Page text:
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Wednesday 18 January 2012

Wikipedia blackout: 24-hour strike against SOPA, PIPA begins

Wikipedia blackout: 24-hour strike against SOPA, PIPA begins

Published: 18 January, 2012, 09:01
Screenshot from
Screenshot from

The Internet's largest and most popular general reference has gone dark. Wikipedia has joined a protest against something it believes is even darker: passage of the Stop Online Piracy and Protect Intellectual Property Acts.
­SOPA and PIPA have not even made it to the Senate floor, but have already caused public outrage. Internet giants such as Google, YouTube, Yahoo, AOL and many others have likened the bills to China-style censorship. The bills, which are perhaps the most controversial pieces of proposed legislation in recent American history, were supposedly written to protect copyrighted material. But most believe the bills would cripple the Internet, effectively killing all websites allowing user-uploaded content, endangering potential whistleblowers and severely damaging online freedom of speech. And amid fears they will lead to unprecedented censorship, many web moguls are trying to take matters into their own digital hands.
Today’s blackout is the biggest act of defiance yet. Wikipedia founder Jimmy Wales said on Twitter that the move “will be wow” and that he hopes “it will melt phone systems in Washington,” before urging followers to spread the word. The world’s 6th most visited website joins Reddit, TwitPic, Mozilla, WordPress and others in their protest – a decision that did not, according to Wikimedia Foundation Executive Director Sue Gardner, come lightly.
Gardner said that “it is the opinion of the English Wikipedia community that both of these bills, if passed, would be devastating to the free and open web. Over the course of the past 72 hours, over 1800 Wikipedians have joined together to discuss proposed actions that the community might wish to take against SOPA and PIPA. This is by far the largest level of participation in a community discussion ever seen on Wikipedia, which illustrates the level of concern that Wikipedians feel about this proposed legislation.”
The press release went on to say that “the overwhelming majority of participants support community action to encourage greater public action in response to these two bills. Of the proposals considered by Wikipedians, those that would result in a 'blackout' of the English Wikipedia, in concert with similar blackouts on other websites opposed to SOPA and PIPA, received the strongest support.”
But while the move is most definitely a grand stand, will it do anything more than force students to do their homework early – and perhaps even reintroduce printed reference sources to the digital generation?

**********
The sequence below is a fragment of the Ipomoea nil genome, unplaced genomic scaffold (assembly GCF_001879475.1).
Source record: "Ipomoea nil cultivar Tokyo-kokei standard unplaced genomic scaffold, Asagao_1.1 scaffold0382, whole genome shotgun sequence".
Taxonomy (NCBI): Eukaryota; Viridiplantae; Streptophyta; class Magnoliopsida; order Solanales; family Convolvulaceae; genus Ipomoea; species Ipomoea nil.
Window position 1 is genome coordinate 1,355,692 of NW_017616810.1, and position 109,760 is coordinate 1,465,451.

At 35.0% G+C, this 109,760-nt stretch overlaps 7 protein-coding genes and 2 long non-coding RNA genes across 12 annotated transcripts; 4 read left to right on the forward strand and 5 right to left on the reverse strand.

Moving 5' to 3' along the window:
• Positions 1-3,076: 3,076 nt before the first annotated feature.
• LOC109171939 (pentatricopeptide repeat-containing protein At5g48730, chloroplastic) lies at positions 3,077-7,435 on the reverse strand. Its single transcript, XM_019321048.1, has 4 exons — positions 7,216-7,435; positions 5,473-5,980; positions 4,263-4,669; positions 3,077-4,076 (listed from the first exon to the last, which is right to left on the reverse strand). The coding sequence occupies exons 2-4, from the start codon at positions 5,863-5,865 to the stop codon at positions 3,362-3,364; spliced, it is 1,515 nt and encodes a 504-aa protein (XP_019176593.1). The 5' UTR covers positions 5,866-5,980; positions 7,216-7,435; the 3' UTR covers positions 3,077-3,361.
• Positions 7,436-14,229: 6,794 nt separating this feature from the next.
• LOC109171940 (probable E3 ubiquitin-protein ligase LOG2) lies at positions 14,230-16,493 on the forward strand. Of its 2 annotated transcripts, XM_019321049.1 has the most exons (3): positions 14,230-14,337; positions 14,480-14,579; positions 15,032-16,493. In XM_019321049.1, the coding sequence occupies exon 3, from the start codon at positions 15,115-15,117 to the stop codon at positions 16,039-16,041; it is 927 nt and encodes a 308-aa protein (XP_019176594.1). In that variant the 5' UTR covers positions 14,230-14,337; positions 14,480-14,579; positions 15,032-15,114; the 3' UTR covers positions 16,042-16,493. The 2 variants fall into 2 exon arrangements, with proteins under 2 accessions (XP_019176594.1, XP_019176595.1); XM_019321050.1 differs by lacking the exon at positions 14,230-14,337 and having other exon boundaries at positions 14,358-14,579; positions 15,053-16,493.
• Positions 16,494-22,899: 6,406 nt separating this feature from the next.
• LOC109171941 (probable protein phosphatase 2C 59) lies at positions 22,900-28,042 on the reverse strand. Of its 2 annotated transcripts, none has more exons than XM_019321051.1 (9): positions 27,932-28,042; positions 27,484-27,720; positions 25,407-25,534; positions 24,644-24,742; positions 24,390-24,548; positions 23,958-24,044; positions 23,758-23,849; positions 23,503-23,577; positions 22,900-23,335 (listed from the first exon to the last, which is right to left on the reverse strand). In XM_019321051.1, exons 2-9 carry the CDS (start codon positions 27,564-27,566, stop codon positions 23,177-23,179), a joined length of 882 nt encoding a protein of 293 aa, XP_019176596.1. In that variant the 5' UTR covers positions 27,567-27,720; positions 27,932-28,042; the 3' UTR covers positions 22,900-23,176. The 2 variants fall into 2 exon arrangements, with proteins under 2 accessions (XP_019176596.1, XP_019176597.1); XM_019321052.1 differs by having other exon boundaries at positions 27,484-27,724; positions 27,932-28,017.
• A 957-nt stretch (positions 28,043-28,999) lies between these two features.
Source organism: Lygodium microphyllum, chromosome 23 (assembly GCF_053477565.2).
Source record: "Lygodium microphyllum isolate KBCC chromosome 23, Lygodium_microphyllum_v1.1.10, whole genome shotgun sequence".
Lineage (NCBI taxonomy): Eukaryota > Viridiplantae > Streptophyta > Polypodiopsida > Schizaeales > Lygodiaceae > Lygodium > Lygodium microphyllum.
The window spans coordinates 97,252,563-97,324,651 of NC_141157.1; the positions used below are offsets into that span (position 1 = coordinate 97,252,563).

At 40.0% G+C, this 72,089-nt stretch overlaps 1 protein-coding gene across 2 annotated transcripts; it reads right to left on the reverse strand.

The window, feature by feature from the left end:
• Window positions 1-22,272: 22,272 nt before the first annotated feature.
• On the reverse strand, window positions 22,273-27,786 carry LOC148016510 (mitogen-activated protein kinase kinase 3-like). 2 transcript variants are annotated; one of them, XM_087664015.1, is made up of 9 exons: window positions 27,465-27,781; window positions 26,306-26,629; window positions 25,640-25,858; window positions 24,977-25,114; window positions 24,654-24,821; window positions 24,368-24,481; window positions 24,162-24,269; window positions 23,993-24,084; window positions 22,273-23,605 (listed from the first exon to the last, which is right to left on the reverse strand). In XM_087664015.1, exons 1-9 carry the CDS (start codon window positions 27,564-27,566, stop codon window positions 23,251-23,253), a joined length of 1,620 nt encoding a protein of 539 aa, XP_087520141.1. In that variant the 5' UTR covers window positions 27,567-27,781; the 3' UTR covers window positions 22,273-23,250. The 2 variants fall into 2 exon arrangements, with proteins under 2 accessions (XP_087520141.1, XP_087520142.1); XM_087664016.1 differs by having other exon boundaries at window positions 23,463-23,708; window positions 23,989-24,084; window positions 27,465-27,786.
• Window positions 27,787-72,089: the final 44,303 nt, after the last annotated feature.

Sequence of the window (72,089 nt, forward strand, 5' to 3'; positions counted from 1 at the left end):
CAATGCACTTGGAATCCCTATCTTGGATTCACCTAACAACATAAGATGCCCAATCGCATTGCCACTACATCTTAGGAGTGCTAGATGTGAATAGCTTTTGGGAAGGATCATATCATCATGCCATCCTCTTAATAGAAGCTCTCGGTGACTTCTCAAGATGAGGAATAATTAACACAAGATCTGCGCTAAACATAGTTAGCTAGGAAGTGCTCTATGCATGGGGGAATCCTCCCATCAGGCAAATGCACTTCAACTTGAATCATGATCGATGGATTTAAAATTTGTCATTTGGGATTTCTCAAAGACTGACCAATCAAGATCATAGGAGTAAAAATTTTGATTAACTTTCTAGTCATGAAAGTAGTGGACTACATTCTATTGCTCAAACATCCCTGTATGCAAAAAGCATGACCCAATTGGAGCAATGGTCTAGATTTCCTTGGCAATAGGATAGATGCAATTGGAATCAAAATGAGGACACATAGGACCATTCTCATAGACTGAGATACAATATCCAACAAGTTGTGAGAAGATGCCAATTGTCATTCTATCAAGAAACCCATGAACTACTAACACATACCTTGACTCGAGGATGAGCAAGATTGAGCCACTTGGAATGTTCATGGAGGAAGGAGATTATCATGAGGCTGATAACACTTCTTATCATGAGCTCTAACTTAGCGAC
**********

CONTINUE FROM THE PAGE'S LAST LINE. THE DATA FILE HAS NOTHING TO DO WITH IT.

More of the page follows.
It might. The Obama Administration responded to an anti-SOPA and PIPA petition, claiming it “will not support legislation that reduces freedom of expression, increases cybersecurity risk, or undermines the dynamic, innovative global Internet.”
Which was taken by most to mean that these bills will never see life as laws, because all of the above is exactly what SOPA and PIPA do. But has that really ever stopped the US government from pushing through legislation deemed “important”? Look at the Department of Homeland Security's “See something, Say something” program, under which almost any action – including paying cash, buying waterproof matches and having discreet phone conversations in public – can be seen as potential terrorist activity. Look at the NDAA, which allows indefinite detention of anyone, including American citizens, suspected of terrorist activity.
So if you’re sitting there reading this, with some cash in your pocket and a website where someone may have posted something that may lead to something else that is potentially suspicious – expect the might of the US security and legal systems to knock – or bust through your door. They might not even have a warrant, having convenient access to the so-called ‘sneak-and-peak’ granted by the Patriot Act. Of course, those were also created to capture terrorists, but as we’ve established, we may all soon be branded as such because of a YouTube search.
Jokes aside, though – what about the arguments used to push the bill forward? Surely copyright infringement should be battled? And shouldn't the companies losing money everywhere because of pirated content be protected?
They should. But what SOPA and PIPA opponents are so upset about is that the bills are not specific enough; that they’re heaping all Internet users together and branding them as one step short of evil, instead of clearly defining what constitutes an illegal activity and how it can realistically be battled.
For now, however, most, including founder and executive director Aaron Swartz, believe the Acts will change the rules for the Internet not just in the United States, but around the world.
“Under this bill, the rules totally change. It makes everyone who runs a website into a policeman. And if they don’t do their job of making sure nobody on their site uses it for anything that’s even potentially illegal, the entire site could get shut down – without even so much as a trial,” Swartz says.
So before the Acts become final, those in favor of an open information pool for the people are trying to make their final act count.
­Katerina Azarova, RT

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